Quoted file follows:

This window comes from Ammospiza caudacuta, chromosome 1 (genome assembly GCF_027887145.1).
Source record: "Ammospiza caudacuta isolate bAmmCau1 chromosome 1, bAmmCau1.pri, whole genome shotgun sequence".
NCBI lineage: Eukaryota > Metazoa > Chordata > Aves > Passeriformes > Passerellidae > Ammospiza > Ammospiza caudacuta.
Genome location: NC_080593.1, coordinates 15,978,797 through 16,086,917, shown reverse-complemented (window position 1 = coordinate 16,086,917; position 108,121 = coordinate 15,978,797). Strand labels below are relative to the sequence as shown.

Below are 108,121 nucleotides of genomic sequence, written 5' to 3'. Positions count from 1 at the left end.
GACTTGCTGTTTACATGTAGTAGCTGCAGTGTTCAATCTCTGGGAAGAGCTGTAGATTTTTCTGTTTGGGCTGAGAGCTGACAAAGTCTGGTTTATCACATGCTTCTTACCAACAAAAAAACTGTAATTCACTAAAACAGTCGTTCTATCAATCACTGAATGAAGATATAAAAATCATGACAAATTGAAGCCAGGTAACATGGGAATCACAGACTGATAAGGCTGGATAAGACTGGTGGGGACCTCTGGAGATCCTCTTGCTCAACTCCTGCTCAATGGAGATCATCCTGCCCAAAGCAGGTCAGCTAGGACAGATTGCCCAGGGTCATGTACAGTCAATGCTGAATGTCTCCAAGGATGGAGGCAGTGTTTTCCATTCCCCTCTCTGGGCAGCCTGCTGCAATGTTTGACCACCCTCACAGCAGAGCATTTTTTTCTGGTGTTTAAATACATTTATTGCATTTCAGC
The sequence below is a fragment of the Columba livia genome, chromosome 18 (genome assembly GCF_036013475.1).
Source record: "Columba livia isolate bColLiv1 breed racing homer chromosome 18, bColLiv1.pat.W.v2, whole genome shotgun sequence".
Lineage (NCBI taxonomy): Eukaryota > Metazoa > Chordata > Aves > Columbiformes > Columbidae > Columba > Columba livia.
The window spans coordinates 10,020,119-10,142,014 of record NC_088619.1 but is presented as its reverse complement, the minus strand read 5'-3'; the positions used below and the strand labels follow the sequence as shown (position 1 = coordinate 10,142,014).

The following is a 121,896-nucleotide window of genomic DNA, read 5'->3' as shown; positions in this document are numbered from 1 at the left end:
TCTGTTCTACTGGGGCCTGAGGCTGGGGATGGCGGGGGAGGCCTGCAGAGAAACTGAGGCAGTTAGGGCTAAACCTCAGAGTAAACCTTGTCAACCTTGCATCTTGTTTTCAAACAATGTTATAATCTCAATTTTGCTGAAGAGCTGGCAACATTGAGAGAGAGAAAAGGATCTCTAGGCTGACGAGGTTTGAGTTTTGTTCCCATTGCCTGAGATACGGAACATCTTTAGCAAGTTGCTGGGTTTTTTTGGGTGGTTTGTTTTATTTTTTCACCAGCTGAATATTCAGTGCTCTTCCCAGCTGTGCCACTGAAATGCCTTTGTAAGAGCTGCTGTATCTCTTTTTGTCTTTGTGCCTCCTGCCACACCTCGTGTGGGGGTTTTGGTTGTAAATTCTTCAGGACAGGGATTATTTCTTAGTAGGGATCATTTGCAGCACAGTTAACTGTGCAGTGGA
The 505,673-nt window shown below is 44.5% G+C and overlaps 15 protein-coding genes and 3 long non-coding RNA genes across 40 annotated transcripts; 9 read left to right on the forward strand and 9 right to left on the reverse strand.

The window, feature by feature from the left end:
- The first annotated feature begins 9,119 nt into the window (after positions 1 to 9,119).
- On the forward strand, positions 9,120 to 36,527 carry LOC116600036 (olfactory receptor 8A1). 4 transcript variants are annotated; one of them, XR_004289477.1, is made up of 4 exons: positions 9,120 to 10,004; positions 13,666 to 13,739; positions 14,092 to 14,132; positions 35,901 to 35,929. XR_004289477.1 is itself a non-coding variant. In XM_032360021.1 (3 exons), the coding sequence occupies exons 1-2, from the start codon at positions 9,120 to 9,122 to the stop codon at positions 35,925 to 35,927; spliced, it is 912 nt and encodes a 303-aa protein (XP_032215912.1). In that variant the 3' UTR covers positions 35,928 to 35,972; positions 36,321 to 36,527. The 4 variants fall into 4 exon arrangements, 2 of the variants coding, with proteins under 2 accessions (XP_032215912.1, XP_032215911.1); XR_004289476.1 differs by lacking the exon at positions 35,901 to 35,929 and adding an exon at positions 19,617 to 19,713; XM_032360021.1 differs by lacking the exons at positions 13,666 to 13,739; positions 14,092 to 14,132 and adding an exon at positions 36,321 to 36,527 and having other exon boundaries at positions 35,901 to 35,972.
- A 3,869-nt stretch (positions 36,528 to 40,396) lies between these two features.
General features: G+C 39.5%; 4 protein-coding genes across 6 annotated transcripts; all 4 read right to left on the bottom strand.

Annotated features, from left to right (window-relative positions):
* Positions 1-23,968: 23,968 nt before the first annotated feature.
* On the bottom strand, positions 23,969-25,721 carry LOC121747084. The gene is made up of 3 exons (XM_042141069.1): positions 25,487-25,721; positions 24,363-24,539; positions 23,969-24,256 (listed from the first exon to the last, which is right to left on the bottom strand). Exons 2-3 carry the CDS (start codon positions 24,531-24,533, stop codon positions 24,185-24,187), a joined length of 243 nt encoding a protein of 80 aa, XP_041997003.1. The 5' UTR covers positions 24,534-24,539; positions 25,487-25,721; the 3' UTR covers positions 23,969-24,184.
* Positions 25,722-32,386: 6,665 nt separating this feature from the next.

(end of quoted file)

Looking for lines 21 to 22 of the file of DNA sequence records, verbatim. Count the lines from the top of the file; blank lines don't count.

* On the bottom strand, positions 23,969-25,721 carry LOC121747084. The gene is made up of 3 exons (XM_042141069.1): positions 25,487-25,721; positions 24,363-24,539; positions 23,969-24,256 (listed from the first exon to the last, which is right to left on the bottom strand). Exons 2-3 carry the CDS (start codon positions 24,531-24,533, stop codon positions 24,185-24,187), a joined length of 243 nt encoding a protein of 80 aa, XP_041997003.1. The 5' UTR covers positions 24,534-24,539; positions 25,487-25,721; the 3' UTR covers positions 23,969-24,184.
* Positions 25,722-32,386: 6,665 nt separating this feature from the next.